Is it An Emergency? Know The Signs

Guest Post by John M. Caviness copywriter at Write My Paper.

Does Your Dog Need to See the Vet Urgently?

The Seizuring Dog

Not many sights are as frightening to a dog lover as a dog in full-blown seizures. In simplest terms, seizures are a short circuit in the electrical pathways in the brain. Too many neurons fire at once, without the normal controls in place. Seizures can have many causes, ranging from genetic predispositions (epilepsy) to poisons to metabolic diseases to cancer or trauma. One of the most common causes in purebred dogs is a genetic predisposition.

Signs You Will See

Most dogs show distinct “pre-ictal” or pre-seizure behaviors. They may become very clingy, pacing and acting uncomfortable, and some go off to a safe hiding place. If your dog has epilepsy, you will usually be able to detect a pattern to the seizures. Once your dog starts into a seizure, she may stagger around, fall down, or lie with her feet moving.

Many dogs howl, and often they urinate or defecate. After a seizure, your dog will be exhausted as seizures drain a lot of energy. Some dogs are disoriented after a seizure or may even be temporarily blind.

Often dogs become upset when they see or smell the urine or stool as they are normally well housebroken.



Abdominal Trauma

While broken bones and damage to the chest and lungs are usually apparent right away, trauma injuries to the abdomen may be subtler in appearance. If your dog is bleeding internally, she may look fine at first glance. A check of her gums or feeling her pulse may indicate otherwise.
Any distension, or expansion, of the abdomen, could indicate free blood or urine pooling in the tissues. This is cause for alarm, as is blood in the urine or stool. If your dog is suddenly very touchy about having her abdomen touched or “splints” her abdomen (holding it very taut) you know she has pain there.

Treating Trauma

When a dog with obvious trauma arrives at the veterinary hospital or emergency clinic, the first actions are to guard against shock. Your dog’s breathing, heart rate, and temperature will quickly be checked. Direct pressure is put on any bleeding areas. An intravenous line will be placed so that fluids can be quickly injected into her system to combat shock, along with any necessary medications. Many of these tasks are performed by skilled veterinary technicians. In the meantime, your veterinarian will do an overall evaluation of your dog. Most trauma cases will require a chest X-ray.




Bloating and Swelling

Bloat is a word that strikes fear in the hearts of many dog lovers. Bloat is a simple term for gastric dilatation/volvulus. This condition causes the stomach to fill up with air and often to twist. Twisting shuts off the openings where the extra air could have escaped and also may tighten down on blood vessels, cutting off the free flow of blood to and from the stomach. This is a life-threatening, very serious emergency.

What Causes Bloat?

Research into the causes of bloat is quite extensive and continues even today. Researchers at Purdue University have looked at many aspects of dogs’ daily lives for clues to this problem. Bloat tends to occur in large and medium-sized breeds such as Irish setters and Great Danes, with dachshunds being one of the smaller breeds in which it is seen. What many of these breeds have in common is a deep chest. That conformation may allow more room for the stomach to move.  Experienced dog people know that it is wise to rest your dog for at least an hour after a meal, letting food digest while your dog is quiet. It also helps to limit the amount your dog can drink right before and after a meal. Some research has looked into different types of diets as factors, such as dry food versus canned, and even certain ingredients, but there are currently no clear answers.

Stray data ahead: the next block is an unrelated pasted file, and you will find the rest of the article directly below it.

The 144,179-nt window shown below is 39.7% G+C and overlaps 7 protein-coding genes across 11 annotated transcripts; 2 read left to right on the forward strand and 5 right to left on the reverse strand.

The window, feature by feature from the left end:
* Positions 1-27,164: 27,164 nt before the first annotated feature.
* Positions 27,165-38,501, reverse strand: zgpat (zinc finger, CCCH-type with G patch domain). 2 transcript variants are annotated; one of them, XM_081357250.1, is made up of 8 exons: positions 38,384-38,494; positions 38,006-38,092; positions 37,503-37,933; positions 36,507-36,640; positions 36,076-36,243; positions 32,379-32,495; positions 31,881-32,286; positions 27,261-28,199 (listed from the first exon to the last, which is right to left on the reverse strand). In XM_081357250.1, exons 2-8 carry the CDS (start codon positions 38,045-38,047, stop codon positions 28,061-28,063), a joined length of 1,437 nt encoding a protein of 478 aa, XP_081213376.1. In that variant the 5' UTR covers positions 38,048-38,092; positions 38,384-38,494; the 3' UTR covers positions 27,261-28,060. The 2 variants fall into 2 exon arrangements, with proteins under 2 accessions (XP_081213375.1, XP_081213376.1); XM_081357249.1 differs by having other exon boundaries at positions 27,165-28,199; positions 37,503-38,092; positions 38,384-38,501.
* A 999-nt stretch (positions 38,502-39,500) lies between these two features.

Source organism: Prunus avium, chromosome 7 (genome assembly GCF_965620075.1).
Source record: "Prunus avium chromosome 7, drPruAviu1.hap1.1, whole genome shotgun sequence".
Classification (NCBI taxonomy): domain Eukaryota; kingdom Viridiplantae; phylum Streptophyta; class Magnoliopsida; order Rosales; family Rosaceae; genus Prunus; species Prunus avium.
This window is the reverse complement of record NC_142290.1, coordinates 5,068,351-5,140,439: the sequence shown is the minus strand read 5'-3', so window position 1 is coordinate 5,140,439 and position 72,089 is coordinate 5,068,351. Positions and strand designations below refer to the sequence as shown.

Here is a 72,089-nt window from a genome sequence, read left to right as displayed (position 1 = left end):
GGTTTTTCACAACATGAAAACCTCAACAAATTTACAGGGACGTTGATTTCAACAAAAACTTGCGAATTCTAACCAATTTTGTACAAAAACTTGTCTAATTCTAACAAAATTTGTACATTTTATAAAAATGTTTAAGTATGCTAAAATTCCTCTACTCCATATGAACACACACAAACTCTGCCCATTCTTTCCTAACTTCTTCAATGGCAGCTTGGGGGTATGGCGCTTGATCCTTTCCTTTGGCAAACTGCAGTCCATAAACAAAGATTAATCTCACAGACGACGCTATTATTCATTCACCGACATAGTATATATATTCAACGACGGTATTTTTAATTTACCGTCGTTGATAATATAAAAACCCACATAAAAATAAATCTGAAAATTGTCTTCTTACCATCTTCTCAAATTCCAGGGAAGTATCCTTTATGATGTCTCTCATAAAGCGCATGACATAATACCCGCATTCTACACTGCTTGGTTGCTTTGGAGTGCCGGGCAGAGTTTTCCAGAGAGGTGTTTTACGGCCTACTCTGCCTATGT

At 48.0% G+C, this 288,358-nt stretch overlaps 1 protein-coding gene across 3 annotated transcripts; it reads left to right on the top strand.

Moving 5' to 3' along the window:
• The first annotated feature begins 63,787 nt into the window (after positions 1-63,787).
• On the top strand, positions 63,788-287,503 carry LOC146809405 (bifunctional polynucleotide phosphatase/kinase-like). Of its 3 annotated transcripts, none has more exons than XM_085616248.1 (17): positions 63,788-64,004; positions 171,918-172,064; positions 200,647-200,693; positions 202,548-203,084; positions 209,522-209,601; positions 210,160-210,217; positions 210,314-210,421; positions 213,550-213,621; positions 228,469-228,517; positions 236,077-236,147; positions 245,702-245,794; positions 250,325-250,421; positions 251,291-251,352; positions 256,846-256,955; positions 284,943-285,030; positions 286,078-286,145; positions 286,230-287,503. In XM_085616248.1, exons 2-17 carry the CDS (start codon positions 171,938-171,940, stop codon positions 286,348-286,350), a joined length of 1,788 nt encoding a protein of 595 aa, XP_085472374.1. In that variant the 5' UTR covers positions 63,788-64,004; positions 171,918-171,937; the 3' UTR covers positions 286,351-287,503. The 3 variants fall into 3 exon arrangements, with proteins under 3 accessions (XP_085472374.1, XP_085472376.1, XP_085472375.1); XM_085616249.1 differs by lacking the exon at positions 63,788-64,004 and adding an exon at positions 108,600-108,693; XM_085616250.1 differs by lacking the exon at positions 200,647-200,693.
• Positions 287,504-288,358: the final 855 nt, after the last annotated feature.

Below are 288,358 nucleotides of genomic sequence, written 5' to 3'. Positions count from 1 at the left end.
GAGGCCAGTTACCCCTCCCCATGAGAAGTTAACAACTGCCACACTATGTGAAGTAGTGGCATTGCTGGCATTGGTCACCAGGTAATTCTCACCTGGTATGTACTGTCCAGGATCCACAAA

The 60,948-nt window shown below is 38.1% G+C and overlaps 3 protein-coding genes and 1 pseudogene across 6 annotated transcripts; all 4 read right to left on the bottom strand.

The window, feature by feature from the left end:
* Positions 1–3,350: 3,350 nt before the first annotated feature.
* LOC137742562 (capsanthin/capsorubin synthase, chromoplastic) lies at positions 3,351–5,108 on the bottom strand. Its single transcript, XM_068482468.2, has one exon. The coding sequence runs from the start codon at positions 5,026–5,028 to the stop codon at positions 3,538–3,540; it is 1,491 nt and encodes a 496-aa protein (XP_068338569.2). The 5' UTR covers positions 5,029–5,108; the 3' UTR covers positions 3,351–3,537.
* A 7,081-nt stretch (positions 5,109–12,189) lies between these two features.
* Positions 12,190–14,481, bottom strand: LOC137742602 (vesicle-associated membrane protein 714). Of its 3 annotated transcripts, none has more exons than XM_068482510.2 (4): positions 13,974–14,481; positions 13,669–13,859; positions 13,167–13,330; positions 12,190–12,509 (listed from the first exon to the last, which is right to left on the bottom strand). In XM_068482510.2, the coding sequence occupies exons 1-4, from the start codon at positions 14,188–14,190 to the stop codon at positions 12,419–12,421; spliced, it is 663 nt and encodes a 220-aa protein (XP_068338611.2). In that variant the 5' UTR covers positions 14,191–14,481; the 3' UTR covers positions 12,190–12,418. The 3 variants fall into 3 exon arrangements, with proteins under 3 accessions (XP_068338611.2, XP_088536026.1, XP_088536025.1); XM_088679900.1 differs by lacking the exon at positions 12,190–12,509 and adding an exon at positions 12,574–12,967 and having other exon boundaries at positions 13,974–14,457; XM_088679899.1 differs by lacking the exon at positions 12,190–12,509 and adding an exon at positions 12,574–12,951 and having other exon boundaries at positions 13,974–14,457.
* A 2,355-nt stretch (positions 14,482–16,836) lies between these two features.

How to Handle Bloat

If you suspect your dog is bloating, you should call your veterinarian or emergency clinic right away. When you arrive, they will quickly evaluate your dog, palpating her abdomen and listening to her heart. The next step is to try and pass a stomach tube. If the tube goes in and gas is released, your dog will immediately feel much more comfortable. If the tube can’t get into the stomach due to a twist, your veterinarian may stick a large needle right through the body wall into the distended stomach to relieve pressure and release some gas. Your dog will then head into surgery if her heart is stable.




Few things are scarier than seeing your dog suddenly collapse. A few quick observations as you head for the veterinarian can help assure your dog gets the proper treatment as quickly as possible. There are multiple causes of collapse and these can vary with the age of your dog.

Problems of the Heart

Atrial and ventricular fibrillation, in which the small atrial or larger ventricular chambers of the heartbeat so fast they don’t actually move much blood, can also lead to acute collapse. This can be caused by damage to the heart muscle or the nerves controlling the heart rate or by stimulating toxins. This condition may be diagnosed in a routine exam, or you may notice a lack of energy and stamina in your dog.




About the author:

John M. Caviness is a successful copywriter at write my paper service. This job gives him an opportunity to express his opinion and thoughts on different topics including motivation. Besides, he likes walking in the park with his wonderful dog.


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